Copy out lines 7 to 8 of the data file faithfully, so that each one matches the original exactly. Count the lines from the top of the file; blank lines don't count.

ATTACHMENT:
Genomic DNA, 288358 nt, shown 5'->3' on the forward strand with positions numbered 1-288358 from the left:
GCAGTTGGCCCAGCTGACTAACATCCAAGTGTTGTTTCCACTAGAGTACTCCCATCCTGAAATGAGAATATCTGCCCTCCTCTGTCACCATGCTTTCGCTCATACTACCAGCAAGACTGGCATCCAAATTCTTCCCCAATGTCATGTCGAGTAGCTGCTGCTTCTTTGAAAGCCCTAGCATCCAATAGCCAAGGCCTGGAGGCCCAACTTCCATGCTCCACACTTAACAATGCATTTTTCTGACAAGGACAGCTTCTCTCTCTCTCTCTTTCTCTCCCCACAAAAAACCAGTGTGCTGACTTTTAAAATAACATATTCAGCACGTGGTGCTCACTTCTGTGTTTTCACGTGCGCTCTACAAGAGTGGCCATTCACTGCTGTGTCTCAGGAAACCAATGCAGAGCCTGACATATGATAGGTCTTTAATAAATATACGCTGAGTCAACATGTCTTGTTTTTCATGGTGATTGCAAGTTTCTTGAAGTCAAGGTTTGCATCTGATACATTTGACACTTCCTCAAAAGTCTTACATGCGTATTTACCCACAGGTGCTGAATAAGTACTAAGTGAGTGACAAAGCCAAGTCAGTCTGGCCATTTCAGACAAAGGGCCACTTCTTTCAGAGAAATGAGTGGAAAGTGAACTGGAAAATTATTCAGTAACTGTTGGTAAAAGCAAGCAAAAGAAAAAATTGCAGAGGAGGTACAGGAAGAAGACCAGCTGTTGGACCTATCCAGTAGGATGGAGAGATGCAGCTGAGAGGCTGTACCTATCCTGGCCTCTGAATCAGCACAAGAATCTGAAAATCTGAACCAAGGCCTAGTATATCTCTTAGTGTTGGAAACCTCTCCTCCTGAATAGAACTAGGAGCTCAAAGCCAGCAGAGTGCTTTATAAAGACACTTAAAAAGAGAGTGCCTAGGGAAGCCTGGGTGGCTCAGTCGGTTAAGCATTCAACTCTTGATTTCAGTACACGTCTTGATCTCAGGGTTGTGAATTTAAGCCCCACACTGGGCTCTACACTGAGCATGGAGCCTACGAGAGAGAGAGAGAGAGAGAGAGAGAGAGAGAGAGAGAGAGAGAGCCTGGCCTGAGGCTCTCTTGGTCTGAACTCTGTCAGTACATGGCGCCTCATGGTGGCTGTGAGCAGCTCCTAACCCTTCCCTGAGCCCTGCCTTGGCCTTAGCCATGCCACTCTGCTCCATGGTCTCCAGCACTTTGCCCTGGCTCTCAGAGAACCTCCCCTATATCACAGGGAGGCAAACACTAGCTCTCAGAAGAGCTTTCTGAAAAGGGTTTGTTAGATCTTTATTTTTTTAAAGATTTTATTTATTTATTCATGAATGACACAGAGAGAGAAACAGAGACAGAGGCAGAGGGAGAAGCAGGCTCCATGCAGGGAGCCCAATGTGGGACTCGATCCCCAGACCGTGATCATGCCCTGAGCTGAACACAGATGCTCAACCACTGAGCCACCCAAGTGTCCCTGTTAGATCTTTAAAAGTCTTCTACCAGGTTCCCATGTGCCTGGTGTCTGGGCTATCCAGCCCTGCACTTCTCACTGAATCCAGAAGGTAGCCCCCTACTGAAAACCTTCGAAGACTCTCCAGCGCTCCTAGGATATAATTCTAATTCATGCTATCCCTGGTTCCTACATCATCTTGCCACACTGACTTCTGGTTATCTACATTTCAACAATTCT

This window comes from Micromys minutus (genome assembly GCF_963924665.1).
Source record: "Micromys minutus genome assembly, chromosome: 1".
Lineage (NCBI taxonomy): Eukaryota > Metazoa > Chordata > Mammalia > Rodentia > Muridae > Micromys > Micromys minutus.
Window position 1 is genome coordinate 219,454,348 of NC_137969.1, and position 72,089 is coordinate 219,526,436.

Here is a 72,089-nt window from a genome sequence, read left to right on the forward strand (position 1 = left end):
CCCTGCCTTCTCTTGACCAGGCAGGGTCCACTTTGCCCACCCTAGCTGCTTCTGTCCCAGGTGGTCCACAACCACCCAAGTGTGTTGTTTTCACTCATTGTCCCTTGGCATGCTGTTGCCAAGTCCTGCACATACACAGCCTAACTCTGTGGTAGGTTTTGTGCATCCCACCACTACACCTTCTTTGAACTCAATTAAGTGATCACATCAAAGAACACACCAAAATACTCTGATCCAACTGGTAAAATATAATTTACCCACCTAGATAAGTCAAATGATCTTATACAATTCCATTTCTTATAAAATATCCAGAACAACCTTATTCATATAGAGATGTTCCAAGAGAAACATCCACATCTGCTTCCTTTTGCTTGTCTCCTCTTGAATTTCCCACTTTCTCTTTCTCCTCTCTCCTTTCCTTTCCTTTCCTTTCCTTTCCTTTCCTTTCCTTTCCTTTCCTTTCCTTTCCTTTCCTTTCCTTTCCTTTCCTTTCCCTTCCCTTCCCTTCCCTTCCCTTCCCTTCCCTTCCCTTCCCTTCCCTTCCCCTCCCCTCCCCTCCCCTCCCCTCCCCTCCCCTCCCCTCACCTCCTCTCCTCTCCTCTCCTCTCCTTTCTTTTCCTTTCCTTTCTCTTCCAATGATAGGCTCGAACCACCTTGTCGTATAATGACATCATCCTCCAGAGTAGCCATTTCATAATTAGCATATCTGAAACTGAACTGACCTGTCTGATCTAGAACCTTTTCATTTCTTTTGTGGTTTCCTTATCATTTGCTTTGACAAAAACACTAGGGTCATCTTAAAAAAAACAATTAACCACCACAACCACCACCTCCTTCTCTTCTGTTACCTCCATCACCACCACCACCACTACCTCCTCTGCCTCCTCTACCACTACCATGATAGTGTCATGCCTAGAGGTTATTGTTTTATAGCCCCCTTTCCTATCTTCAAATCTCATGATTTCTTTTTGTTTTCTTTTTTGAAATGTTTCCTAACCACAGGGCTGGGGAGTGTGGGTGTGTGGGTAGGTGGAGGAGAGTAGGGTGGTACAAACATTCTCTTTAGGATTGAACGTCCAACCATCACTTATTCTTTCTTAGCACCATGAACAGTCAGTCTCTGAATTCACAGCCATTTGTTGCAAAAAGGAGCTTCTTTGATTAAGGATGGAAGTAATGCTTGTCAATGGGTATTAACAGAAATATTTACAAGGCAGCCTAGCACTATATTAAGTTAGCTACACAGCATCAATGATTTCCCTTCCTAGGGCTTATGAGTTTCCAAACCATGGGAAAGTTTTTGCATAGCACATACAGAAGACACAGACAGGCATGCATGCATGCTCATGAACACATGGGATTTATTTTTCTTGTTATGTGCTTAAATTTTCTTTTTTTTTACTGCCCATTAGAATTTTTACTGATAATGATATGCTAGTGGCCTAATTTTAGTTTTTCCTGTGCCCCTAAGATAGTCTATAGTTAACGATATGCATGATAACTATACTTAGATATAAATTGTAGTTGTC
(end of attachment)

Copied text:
Here is a 72,089-nt window from a genome sequence, read left to right on the forward strand (position 1 = left end):
CCCTGCCTTCTCTTGACCAGGCAGGGTCCACTTTGCCCACCCTAGCTGCTTCTGTCCCAGGTGGTCCACAACCACCCAAGTGTGTTGTTTTCACTCATTGTCCCTTGGCATGCTGTTGCCAAGTCCTGCACATACACAGCCTAACTCTGTGGTAGGTTTTGTGCATCCCACCACTACACCTTCTTTGAACTCAATTAAGTGATCACATCAAAGAACACACCAAAATACTCTGATCCAACTGGTAAAATATAATTTACCCACCTAGATAAGTCAAATGATCTTATACAATTCCATTTCTTATAAAATATCCAGAACAACCTTATTCATATAGAGATGTTCCAAGAGAAACATCCACATCTGCTTCCTTTTGCTTGTCTCCTCTTGAATTTCCCACTTTCTCTTTCTCCTCTCTCCTTTCCTTTCCTTTCCTTTCCTTTCCTTTCCTTTCCTTTCCTTTCCTTTCCTTTCCTTTCCTTTCCTTTCCTTTCCTTTCCCTTCCCTTCCCTTCCCTTCCCTTCCCTTCCCTTCCCTTCCCTTCCCTTCCCCTCCCCTCCCCTCCCCTCCCCTCCCCTCCCCTCCCCTCACCTCCTCTCCTCTCCTCTCCTCTCCTTTCTTTTCCTTTCCTTTCTCTTCCAATGATAGGCTCGAACCACCTTGTCGTATAATGACATCATCCTCCAGAGTAGCCATTTCATAATTAGCATATCTGAAACTGAACTGACCTGTCTGATCTAGAACCTTTTCATTTCTTTTGTGGTTTCCTTATCATTTGCTTTGACAAAAACACTAGGGTCATCTTAAAAAAAACAATTAACCACCACAACCACCACCTCCTTCTCTTCTGTTACCTCCATCACCACCACCACCACTACCTCCTCTGCCTCCTCTACCACTACCATGATAGTGTCATGCCTAGAGGTTATTGTTTTATAGCCCCCTTTCCTATCTTCAAATCTCATGATTTCTTTTTGTTTTCTTTTTTGAAATGTTTCCTAACCACAGGGCTGGGGAGTGTGGGTGTGTGGGTAGGTGGAGGAGAGTAGGGTGGTACAAACATTCTCTTTAGGATTGAACGTCCAACCATCACTTATTCTTTCTTAGCACCATGAACAGTCAGTCTCTGAATTCACAGCCATTTGTTGCAAAAAGGAGCTTCTTTGATTAAGGATGGAAGTAATGCTTGTCAATGGGTATTAACAGAAATATTTACAAGGCAGCCTAGCACTATATTAAGTTAGCTACACAGCATCAATGATTTCCCTTCCTAGGGCTTATGAGTTTCCAAACCATGGGAAAGTTTTTGCATAGCACATACAGAAGACACAGACAGGCATGCATGCATGCTCATGAACACATGGGATTTATTTTTCTTGTTATGTGCTTAAATTTTCTTTTTTTTTACTGCCCATTAGAATTTTTACTGATAATGATATGCTAGTGGCCTAATTTTAGTTTTTCCTGTGCCCCTAAGATAGTCTATAGTTAACGATATGCATGATAACTATACTTAGATATAAATTGTAGTTGTC